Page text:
March 29 Judges 6, 7; Psalm 52; 1 Corinthians 14

These are a few of our SOAP notes from today’s reading. We encourage you to read and journal on your own first, then join us in conversation about what God revealed to YOU today. Click HERE to go directly to the daily reading if you wish.

Printable reading plan: Life Journal Reading Plan

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Consequences…| Kim Chipman

S~ The Israelites did evil in the eyes of the Lord, and for seven years he gave them into the hands of the Midianites. Judges 6:1 (NIV)

O~ 7 years!?

A~ Often I am impatient. I sin, but expect the instant I return to obedience the consequences of my choices will end. Here, the Israelites sinned and had 7 years of consequences. Seven. Years.

P~ Help me to understand just how much you hate sin. It has consequences that often last much longer than the initial infraction. Help me to have Your heart toward sin. I love You!

Live How You See Me | Luisa Penaherrera

S~ The angel of the Lord appeared to him and said, “Mighty hero, the Lord is with you!”  Judges 6:12 (NLT)

O~ The Israelites were hiding and living in caves in the land that God gave them. Here the angel of the Lord finds Gideon hiding in a winepress, threshing wheat.  And the angel of the Lord says these words to him- “Mighty hero, the Lord is with you!”

He surely didn’t feel like a hero, he surely didn’t see how God could be with him—I mean, look at him, he had to hide so the Midianites wouldn’t come and take the grain!

A~  God doesn’t look at our circumstances and let that be what defines us.  He calls us beloved and here, “mighty hero”.  This reminds me of how important it is to not be passive when I feel God is telling me to do or say something.

P~  Father, you are so loving and kind and you speak words to encourage us, to build us up.  Help me to do the right things and help me to build others up with your truth and not be afraid to stand out.  Help me live up to how you see me.

What He Sees | Tara Wiley

S~ …Gideon was threshing wheat in the wine vat in order to hide it from the Midianites. Then the Angel of the Lord appeared to him and said, “The Lord is with you, Mighty Warrior.” Judges 6:11b-12 HCSB

O~ There was fearful, weak Gideon, hiding from the enemy in a hole in the ground. That’s not exactly the picture of a warrior. Yet, when Jesus* speaks to Gideon, He says what He sees, what He knows to be true of Gideon, well before Gideon shows any external indicator of that truth. Long before Gideon believes it himself, Jesus acknowledges who He has made Gideon to become: a mighty warrior who will lead Israel in victorious battle.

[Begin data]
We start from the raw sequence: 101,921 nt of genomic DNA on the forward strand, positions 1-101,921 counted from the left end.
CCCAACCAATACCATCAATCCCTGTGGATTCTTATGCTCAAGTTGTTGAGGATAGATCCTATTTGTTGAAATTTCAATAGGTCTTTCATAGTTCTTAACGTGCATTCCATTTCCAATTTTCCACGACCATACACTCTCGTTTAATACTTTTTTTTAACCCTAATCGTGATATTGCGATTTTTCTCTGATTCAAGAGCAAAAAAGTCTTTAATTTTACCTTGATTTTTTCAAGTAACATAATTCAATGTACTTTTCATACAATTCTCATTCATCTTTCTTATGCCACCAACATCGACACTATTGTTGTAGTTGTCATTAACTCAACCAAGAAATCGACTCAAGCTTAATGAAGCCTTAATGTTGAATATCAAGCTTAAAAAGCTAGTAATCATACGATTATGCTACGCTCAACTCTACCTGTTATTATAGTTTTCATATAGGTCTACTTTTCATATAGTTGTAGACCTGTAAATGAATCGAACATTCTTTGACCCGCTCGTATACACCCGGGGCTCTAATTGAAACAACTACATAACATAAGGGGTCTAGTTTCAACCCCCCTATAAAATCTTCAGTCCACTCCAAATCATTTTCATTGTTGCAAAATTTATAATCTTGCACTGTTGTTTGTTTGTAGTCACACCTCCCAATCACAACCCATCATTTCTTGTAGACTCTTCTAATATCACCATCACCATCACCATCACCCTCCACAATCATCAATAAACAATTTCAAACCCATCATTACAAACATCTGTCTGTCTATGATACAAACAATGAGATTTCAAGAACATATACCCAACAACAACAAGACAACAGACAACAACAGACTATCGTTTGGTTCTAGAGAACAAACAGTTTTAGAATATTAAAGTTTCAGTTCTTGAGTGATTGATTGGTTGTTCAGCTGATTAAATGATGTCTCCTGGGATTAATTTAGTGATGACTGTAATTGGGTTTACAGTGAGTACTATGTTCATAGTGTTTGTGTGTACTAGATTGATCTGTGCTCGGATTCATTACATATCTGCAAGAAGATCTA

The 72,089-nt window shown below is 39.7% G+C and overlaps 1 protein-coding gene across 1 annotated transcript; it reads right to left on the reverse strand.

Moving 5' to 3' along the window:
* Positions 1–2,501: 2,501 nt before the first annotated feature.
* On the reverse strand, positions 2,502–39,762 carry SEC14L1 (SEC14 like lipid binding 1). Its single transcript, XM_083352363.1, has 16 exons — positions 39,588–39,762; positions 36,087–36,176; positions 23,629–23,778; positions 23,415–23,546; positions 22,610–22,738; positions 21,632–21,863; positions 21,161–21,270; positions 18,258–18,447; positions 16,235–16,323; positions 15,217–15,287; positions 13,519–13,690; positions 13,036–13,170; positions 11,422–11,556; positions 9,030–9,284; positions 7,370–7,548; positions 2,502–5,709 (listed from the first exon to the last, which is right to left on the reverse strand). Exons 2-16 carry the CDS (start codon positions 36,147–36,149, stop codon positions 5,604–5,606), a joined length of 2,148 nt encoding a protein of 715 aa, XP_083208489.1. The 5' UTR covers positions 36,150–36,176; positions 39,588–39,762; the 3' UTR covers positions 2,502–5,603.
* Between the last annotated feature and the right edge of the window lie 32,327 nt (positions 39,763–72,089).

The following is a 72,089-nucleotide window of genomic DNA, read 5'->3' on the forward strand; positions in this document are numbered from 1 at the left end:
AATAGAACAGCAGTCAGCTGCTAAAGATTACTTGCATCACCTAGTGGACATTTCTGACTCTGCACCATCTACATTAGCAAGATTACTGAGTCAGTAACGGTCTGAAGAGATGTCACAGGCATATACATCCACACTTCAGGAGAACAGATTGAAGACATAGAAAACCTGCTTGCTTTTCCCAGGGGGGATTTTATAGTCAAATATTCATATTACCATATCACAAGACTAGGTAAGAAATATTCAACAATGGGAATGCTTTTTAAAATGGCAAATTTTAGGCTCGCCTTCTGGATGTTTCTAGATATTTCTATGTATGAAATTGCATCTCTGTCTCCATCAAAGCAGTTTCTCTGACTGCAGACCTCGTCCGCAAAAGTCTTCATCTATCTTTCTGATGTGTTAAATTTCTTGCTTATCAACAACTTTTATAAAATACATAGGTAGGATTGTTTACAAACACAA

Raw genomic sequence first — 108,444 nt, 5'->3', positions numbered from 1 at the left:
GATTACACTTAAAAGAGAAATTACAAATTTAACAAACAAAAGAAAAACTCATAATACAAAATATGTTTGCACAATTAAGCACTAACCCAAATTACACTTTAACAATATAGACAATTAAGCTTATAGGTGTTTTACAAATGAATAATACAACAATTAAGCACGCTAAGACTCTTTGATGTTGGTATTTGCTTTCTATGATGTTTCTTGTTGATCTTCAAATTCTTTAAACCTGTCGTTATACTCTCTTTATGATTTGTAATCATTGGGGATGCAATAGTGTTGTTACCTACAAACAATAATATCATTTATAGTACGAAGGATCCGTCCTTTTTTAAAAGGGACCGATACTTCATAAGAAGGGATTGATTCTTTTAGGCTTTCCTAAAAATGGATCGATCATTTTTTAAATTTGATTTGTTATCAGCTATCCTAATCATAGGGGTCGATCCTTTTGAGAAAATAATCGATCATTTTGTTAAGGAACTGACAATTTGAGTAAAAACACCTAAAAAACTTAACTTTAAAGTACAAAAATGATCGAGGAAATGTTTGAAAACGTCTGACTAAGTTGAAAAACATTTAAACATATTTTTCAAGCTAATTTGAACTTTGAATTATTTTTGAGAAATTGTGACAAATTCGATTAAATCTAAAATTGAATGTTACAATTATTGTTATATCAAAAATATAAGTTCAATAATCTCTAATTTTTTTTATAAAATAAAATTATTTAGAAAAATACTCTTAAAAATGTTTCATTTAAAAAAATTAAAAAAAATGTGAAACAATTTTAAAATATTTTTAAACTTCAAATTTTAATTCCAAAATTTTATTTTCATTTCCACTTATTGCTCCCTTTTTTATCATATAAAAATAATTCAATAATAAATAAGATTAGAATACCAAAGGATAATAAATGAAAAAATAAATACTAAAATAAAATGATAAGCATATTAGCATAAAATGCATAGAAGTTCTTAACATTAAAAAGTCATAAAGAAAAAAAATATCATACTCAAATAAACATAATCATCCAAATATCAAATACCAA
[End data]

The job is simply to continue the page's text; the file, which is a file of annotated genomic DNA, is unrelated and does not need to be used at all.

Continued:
Much like Moses, Gideon hesitates and stammers, asks for signs, worries and frets about what others will think and do. Jesus doesn’t call the confident. The qualified. The bold. He calls the committed. The next chapters unfold the true nature of Gideon’s full devotion to God. He was willing to do absolutely ridiculous things for Him, things that made no human sense. He was fully surrendered, and that made him a mighty warrior for God.

This unfolding reminds me of Peter in the gospels. Jesus names him The Rock on which He will build His church. This rock was prone to temperamental outbursts and arrogance. This rock would deny even knowing Christ, complete with colorful language. But just as a potter looks at a lump of smooth wet clay and envisions a beautiful work of art, Jesus looked at Peter and Gideon and knew their hearts. He knew the depth of their eventual surrender and commitment would unfold into bold transformations by His Spirit to do impossible things for His kingdom.

A~ When I am tempted to look at my own life and see only the rough edges, discouraged by my failure, I need to remember how Christ sees me and be empowered by that view. When I get frustrated by my daughter’s need for growth in so.many.areas, I need to remember her love for Jesus. I need to remember the power of that devotion to transform her – and me.

P~ Lord, thank You for using flawed people to accomplish Your purposes. Thank You for using me. Help me not to get discouraged. Fill me with vision for what You can accomplish in Kate and me. Remind me of our strength in You. Help us, these two daughters of Yours, to yield to Your purposes and plans. Help me to live in bold assurance of Your perspective, and let me parent in that same perspective.

* When the phrase “Angel of the Lord” appears in the Old Testament, commentators often interpret it as being a pre-human appearance of Jesus; the theological term is Christophany.

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Posted on March 29, 2016, in Uncategorized and tagged , , , , , , , , , , , , . Bookmark the permalink. Leave a comment.

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